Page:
9) Assignment. Assignment basically mean that the tenant has the right to let a new tenant take over the lease and live in your apartment. So you must expressly state that any assignment has to have your final approval. This is so that you can screen the new tenants and judge whether they are the type of tenants you want.
10) Subletting. Imagine your tenant renting the whole house from you and then subletting individual rooms out to colleagues and friend. They make a profit out of you. If you are going to be a nice guy and allow subletting, at least include a clause indication that your approval is required for any new tenants.
11) Utility bills. Sometimes landlords pay the utility bills and sometimes tenants pick up the tab. The is no right or wrong way to go about. Just remember that when an agreement has been reached on who is liable on the utility bills, include it in the lease document.
12) Inspection. As the owner of the property, you have to right to enter it for inspection. But as a tenant who is making the place home, he has the right to his privacy. To prevent awkward or confrontational situations from brewing, state that you can enter the property during stipulated time windows. For example, Fridays between 2pm to 4pm.
13) Furniture and items. This section should list down all the furniture and electrical items in your property. The tenant should do a check to ensure that they are in reasonable working condition. This is so that when things go missing or damages are discovered, you can come back to the lease agreement to declare that the items were present and in working condition when the tenants took over the apartment. This can eliminate fiery lease disputes.
14) Causing disturbance. The last thing you want is for your tenants to make a nuisance of himself to the neighbours. Tenants are not allowed to use the premises for illegal activities and disturbing the peace in the neighbourhood. Doing so is a cause for lease termination.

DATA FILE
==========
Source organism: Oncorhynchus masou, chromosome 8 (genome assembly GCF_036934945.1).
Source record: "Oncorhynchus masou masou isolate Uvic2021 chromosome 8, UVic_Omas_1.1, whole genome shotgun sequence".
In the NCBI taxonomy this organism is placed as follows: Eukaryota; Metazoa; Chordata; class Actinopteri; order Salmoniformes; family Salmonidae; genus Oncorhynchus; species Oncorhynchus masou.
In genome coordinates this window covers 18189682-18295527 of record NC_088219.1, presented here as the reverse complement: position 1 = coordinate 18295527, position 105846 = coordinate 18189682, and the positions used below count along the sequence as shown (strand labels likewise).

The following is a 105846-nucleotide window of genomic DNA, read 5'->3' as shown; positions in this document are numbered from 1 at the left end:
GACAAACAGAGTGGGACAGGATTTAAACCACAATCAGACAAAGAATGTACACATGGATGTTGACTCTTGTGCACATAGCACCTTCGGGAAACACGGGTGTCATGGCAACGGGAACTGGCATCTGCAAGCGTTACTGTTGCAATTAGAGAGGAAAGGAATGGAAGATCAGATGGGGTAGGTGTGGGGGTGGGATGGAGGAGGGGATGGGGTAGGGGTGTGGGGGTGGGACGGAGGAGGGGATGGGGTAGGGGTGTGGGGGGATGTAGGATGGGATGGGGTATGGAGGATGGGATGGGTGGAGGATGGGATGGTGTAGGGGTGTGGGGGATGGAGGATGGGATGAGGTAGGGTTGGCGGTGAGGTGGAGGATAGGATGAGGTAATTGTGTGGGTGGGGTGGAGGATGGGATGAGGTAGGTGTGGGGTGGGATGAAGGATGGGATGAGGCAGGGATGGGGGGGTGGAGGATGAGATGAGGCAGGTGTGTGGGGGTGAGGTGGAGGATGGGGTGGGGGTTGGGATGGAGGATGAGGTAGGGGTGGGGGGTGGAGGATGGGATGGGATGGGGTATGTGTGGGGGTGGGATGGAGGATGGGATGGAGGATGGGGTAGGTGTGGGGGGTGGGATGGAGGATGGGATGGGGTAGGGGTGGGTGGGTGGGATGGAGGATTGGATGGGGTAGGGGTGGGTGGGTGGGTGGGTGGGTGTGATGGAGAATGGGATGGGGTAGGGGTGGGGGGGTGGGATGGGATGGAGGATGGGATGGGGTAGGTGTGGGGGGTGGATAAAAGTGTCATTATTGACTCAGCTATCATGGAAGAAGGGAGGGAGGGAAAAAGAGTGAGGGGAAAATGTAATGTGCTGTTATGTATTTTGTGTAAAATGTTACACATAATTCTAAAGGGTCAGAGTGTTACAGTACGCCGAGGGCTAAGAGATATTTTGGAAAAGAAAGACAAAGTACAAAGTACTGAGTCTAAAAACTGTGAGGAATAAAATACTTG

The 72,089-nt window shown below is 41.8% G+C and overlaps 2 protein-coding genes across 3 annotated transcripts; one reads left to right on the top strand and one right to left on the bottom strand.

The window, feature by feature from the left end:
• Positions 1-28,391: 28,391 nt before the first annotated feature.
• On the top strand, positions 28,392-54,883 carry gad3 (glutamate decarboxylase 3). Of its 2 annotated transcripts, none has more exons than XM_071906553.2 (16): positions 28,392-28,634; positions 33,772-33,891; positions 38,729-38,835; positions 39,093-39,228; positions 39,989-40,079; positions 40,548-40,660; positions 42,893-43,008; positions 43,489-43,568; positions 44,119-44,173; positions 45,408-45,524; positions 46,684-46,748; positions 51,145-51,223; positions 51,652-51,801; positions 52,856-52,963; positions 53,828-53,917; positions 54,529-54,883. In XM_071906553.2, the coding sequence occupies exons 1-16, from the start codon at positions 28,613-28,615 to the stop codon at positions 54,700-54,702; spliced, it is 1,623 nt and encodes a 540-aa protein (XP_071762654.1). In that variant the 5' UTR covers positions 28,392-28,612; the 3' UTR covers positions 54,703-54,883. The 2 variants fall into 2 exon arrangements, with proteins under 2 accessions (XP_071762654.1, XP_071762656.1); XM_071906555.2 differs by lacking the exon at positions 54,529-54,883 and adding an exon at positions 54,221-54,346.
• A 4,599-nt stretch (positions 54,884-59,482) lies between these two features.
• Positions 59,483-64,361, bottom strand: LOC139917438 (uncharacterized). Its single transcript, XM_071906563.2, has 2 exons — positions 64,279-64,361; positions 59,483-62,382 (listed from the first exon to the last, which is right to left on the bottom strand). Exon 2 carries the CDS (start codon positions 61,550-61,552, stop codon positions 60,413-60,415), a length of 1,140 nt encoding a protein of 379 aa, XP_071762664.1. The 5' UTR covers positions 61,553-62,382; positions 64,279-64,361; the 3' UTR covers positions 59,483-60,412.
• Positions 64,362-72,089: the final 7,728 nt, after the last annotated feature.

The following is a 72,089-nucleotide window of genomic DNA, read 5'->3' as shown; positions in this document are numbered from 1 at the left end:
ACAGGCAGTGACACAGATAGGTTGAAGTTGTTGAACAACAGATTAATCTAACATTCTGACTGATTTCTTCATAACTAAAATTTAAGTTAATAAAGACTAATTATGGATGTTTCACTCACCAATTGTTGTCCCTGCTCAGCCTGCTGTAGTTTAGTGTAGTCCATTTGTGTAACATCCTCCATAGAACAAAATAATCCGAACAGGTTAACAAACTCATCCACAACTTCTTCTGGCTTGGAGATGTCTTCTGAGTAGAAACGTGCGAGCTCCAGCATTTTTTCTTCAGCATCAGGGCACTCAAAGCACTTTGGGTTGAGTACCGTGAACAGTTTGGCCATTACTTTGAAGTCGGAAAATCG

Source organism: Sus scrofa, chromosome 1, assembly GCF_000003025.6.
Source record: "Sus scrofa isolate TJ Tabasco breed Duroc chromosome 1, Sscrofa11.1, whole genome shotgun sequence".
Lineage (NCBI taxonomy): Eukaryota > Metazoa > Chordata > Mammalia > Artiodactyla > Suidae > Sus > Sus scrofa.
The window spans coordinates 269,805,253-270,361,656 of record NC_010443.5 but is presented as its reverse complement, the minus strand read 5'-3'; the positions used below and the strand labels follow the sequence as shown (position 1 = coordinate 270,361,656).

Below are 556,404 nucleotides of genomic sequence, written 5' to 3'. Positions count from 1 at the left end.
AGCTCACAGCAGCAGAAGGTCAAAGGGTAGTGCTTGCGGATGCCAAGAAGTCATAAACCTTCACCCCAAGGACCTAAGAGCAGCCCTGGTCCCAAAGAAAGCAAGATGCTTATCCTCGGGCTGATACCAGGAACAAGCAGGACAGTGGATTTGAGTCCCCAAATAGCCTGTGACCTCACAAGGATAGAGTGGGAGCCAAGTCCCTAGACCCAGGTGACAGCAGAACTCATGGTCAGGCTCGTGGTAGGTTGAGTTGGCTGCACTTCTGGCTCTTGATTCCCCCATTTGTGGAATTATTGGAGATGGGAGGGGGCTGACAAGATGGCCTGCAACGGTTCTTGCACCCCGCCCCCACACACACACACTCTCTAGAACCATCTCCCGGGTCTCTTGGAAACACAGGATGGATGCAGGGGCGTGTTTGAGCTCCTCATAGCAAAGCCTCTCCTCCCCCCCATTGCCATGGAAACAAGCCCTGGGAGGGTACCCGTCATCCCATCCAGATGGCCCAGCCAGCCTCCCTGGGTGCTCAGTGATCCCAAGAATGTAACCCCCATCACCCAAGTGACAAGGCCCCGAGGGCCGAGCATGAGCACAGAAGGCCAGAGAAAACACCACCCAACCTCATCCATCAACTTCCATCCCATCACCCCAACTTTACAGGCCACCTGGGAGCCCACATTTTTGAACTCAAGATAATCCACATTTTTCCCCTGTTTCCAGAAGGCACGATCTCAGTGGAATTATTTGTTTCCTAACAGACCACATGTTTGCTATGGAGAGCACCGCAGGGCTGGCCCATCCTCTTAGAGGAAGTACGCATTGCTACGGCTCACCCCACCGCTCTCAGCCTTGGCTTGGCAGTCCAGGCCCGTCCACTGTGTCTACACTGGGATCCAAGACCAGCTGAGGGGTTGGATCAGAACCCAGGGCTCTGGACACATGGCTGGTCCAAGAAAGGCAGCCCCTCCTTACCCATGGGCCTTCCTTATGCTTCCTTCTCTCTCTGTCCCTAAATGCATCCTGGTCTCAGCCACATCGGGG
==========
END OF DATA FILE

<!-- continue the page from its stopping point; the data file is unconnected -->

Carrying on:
15) Termination. You judgment that the tenants is an angel could be wrong. It might just as well turn out that you receive 5 calls a day from neighbours complaining about him. In this section, you include a clause that allows you to terminate the lease should the tenant breaches the terms stipulated in the agreement. You will of course have to include a notice period.
16) Extended absence. Tenants are to notify you in advance if they are going to be away for an extended period of time. You can make this a requirement for anything more than 5 days. And you have the right to enter the property during this time for maintenance and make repairs.
17) Abandonment. In case the tenants just abandoned the property without a sound, you will have the right to repossess the property and put it back on the market.” All outstanding rental and costs are liable. You will have the right to keep or sell all personal property after a certain time period. To reclaim his belongings, he has to settle all outstanding obligations.
18) This agreement only. This term states that all agreements between landlord and tenant is stated in the lease. It is the entire agreement. This prevents situations whereby tenants insists that you promised something in conversation but did not deliver. Every term is expressly stated without any implied terms. Imagine trying to prove something that was said orally in court.
19) Term validity. If you run into a smart adversary, he can play the card where one invalid term renders the entire contract invalid. To protect yourself from such an ace of a card, include a line that states “If any portion of this Agreement is held to be invalid, its invalidity will not affect the validity or enforceability of any other provision of this Agreement.”
20) Indemnity. You will want a clause that indemnifies you from acts of negligence by tenants or third party guests that cause injury or death to any person residing in the property.